Wednesday, May 17, 2017

Just Keep Swimming

“Attention, you have 15 great white sharks near you.  Please calmly exit the water.”   This was the alert from the Officials in Orange County, CA to a group of beachgoers – see full article here.  Thanks for the heads up, but CALMLY exit the water?  But the reality is that when in crisis, in the middle of trauma, in the midst of danger, we are advised to “stay calm.” Why? And what does that even mean?  Our hearts are pounding. We are scared. We are possibly hurting. We feel crazy.  We think we might die.  How are we supposed to stay calm? But somehow we do. 

This specific kind of thing may not have ever happened to you. But we have all been surrounded by “sharks” at some point – in the middle of danger, fear, crisis, hurt, pain, and uncertainty. And we panic – naturally.  How do I get out of this? Where do I go?  How will I survive this?

Last Saturday night my husband and I drove past a truck in a ditch – horn honking and lights flashing.  It was obvious the accident had just happened.  I yelled to Todd to pull over.  And I ran to meet a young boy stumbling out of the truck.  I asked if he was okay, and he was crying and obviously drunk.  He begged me to stay with him until more help came.  I did.  Through his beer breath he told me how mad his mom would be, how much trouble he would be in, how sorry he was. He was surrounded by his “sharks.”  I asked him to take deep breaths, tell the truth, and keep taking the right next step.  I said, “We’ve got to get you to safety first, and the rest will be figured out later.” Police showed up, but I held his hand until his mom came.  When we are in trauma, we need the nearness of others.  And when his mom arrived, after holding her son, she buried her tearful face on my chest.  Her sharks were circling too.  I told her she was a good mom, doing a great job, and she would get through this – that more would be revealed.  And then I cried too.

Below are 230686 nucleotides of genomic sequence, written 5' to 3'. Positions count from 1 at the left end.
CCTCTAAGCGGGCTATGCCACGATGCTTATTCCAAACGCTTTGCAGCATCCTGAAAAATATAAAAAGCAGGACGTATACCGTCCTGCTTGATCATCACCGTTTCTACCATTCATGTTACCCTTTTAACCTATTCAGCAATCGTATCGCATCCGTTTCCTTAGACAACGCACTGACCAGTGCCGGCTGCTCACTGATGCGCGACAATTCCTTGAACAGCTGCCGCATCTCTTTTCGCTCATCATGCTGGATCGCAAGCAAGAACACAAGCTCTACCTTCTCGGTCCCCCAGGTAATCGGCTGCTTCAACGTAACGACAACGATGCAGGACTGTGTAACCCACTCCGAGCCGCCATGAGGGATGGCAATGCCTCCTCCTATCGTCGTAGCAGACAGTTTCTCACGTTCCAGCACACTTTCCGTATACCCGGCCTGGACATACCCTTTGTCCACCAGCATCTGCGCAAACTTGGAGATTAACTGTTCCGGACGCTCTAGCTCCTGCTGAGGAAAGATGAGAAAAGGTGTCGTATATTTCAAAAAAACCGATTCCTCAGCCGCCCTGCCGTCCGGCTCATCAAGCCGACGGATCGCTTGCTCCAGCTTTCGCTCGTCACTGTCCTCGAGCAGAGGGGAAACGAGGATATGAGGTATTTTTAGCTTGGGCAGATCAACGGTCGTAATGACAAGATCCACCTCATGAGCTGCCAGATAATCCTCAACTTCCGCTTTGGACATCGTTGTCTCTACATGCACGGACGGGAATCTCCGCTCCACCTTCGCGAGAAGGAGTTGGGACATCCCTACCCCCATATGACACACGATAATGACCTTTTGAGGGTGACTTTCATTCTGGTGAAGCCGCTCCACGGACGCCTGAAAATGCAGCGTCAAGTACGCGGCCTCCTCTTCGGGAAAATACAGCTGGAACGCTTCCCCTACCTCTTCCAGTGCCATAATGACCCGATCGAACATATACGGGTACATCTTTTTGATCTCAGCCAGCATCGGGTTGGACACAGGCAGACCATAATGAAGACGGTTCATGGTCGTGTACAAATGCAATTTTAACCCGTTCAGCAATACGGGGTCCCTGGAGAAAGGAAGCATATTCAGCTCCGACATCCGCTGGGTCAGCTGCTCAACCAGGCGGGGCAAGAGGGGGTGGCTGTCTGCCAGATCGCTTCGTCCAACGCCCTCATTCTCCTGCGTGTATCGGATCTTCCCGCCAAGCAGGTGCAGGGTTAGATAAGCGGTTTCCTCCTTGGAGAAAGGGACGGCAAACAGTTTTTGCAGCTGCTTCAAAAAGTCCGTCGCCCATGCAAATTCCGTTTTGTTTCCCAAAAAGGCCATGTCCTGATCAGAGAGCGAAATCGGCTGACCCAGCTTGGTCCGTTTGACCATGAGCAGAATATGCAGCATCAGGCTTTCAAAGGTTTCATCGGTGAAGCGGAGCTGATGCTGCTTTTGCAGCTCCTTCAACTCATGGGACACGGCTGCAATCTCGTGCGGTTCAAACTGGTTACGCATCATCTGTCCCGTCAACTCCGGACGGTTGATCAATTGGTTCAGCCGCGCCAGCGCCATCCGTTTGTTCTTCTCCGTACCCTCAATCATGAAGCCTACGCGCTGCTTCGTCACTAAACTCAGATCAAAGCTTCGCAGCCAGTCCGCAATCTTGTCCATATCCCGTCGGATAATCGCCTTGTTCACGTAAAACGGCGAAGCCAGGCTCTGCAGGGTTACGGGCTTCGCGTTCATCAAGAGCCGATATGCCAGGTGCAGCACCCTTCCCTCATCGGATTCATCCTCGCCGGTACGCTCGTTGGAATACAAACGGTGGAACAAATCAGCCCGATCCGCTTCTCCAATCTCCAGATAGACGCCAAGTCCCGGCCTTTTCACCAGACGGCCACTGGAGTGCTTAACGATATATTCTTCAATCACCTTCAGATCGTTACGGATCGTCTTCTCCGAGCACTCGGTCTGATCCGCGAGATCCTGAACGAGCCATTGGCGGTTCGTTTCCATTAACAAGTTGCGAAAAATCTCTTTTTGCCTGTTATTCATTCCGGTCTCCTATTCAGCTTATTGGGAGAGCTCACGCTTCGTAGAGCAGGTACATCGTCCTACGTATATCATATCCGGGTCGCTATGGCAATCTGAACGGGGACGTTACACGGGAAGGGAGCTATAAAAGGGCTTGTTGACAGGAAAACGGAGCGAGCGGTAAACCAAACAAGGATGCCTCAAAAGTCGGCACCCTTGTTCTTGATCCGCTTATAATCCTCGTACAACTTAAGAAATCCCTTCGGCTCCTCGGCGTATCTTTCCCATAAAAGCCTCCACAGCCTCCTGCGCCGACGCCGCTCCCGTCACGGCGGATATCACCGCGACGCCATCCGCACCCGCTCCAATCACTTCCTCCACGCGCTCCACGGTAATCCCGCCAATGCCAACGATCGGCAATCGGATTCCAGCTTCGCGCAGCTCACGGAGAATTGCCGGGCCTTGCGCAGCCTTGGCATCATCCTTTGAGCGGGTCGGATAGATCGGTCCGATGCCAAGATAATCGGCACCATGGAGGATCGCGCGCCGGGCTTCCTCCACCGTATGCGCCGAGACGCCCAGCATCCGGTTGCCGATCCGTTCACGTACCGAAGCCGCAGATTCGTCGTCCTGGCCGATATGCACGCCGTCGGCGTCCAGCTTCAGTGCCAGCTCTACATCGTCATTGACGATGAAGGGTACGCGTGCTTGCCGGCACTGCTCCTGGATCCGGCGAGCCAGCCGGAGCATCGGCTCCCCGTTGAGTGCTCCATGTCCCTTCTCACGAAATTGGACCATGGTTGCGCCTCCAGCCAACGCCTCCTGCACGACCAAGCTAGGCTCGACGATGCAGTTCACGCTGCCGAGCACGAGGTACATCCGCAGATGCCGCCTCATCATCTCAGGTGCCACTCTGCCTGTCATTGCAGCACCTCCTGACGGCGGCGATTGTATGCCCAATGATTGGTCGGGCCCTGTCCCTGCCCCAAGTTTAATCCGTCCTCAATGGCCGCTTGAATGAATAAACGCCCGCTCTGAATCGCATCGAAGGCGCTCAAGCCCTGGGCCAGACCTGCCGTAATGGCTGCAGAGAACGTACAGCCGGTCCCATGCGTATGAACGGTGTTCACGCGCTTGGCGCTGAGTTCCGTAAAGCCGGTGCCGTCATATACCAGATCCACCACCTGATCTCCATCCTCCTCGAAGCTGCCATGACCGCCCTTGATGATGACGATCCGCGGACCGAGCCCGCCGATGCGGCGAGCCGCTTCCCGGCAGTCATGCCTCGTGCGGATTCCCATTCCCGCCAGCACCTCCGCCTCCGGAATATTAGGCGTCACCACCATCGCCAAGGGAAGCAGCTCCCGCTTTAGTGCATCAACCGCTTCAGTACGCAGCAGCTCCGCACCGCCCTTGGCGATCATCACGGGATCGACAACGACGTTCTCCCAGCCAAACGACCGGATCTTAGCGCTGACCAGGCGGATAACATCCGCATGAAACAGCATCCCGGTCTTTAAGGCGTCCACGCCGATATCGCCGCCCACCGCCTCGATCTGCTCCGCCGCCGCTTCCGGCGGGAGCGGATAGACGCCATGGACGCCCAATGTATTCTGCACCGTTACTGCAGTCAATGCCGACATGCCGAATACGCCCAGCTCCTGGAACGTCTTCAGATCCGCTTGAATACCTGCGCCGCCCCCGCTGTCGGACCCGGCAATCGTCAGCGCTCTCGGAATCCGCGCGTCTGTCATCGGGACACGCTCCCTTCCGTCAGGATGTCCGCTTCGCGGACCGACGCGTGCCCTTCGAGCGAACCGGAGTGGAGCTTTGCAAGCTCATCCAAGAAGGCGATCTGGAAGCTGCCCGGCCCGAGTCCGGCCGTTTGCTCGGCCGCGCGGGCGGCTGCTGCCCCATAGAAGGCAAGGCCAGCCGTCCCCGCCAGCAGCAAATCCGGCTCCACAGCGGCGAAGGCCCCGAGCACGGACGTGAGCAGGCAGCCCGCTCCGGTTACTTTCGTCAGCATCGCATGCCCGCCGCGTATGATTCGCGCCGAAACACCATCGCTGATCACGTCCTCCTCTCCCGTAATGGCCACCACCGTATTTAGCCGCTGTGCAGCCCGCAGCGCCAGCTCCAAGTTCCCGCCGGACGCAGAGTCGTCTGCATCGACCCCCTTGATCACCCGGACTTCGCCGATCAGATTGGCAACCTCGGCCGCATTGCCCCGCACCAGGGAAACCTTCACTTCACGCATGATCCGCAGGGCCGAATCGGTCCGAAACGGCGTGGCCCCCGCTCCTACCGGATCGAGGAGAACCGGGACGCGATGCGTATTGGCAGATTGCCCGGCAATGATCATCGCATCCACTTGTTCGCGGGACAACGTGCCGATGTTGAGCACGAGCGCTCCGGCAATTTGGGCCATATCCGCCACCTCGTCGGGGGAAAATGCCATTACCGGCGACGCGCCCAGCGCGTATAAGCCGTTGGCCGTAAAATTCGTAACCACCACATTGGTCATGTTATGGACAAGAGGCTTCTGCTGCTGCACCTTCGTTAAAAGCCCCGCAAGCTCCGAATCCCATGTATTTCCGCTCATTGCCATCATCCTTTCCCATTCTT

Many of my favorite writers and bloggers advise not to write about things you are still processing.  We take huge risks to put our mess out there in public when there’s so much debris still flying around from our shit storm. Until the debris has landed and we sift through what is trash to dispose and what is a treasure to repair, we keep the work of the trauma and its aftermath safely close to us and with the people we love.  We stay “calm.” We calmly exit the water and turn to our safe people and ask "What the F just happened?” And then we get still and rest for a minute…or the next year or 2.    I recently experienced my own shark story.  It feels like they are still circling. But I am calmly getting out of the water. That’s the piece I can write about right now.

I started writing a step by step process for “calmly exiting the water.” I am now laughing my butt off, because that’s impossible.  We are not going through a checklist as we get out of shark-infested waters. We are just getting the heck out of there.  The beauty of our human nature is that we do inherently know what to do in crisis.  Even though we go through fight, flight, or freeze, we instinctively do what feels natural to survive. “Getting calmly and safely to shore” for me has been breathing, asking for help, and to keep swimming. Remember good old Dori from Finding Nemo?  “Just keep swimming” means I breathe, go to bed, breathe, wake up, breathe, drink coffee, breathe, drink water, breathe, eat, breathe, pray, breathe, connect with a safe friend, and breathe.  I keep my vision on the shore as I swim – the place where I feel safe from the sharks – and trust its provision for me there.  Decisions do not have to be made right now.  I’m not swimming to shore thinking about all the next steps once I reach safety. I’m just getting to shore. And after all that swimming, I need rest.